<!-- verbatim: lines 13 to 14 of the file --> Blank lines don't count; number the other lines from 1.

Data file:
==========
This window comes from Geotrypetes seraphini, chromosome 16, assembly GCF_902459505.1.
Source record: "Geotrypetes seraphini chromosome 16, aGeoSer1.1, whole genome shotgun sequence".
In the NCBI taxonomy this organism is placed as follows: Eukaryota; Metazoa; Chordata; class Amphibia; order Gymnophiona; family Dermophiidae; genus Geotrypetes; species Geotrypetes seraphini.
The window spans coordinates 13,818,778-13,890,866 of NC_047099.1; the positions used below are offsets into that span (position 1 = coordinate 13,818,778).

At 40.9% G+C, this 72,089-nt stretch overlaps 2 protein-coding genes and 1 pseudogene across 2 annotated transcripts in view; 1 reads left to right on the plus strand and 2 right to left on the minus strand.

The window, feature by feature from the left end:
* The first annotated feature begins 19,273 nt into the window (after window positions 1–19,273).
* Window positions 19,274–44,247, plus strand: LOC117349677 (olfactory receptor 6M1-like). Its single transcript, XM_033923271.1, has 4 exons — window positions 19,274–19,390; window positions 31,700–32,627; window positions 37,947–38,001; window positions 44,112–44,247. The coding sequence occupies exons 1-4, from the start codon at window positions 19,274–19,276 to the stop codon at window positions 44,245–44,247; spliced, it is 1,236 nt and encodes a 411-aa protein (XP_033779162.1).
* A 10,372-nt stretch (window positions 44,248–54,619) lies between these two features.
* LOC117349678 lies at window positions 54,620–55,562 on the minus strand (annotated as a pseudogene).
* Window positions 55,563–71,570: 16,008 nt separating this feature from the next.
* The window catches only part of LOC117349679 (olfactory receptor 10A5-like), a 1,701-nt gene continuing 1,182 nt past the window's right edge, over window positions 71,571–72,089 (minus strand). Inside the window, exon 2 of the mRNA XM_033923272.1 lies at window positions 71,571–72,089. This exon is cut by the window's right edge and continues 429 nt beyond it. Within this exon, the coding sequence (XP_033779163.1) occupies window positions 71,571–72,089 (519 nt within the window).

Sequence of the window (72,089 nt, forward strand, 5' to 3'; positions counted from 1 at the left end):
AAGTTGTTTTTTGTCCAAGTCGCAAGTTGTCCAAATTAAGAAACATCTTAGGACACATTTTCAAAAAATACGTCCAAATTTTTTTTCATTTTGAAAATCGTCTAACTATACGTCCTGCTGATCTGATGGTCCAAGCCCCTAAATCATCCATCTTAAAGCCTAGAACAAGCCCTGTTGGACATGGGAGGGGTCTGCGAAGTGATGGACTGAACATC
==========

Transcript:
Sequence of the window (72,089 nt, forward strand, 5' to 3'; positions counted from 1 at the left end):
AAGTTGTTTTTTGTCCAAGTCGCAAGTTGTCCAAATTAAGAAACATCTTAGGACACATTTTCAAAAAATACGTCCAAATTTTTTTTCATTTTGAAAATCGTCTAACTATACGTCCTGCTGATCTGATGGTCCAAGCCCCTAAATCATCCATCTTAAAGCCTAGAACAAGCCCTGTTGGACATGGGAGGGGTCTGCGAAGTGATGGACTGAACATC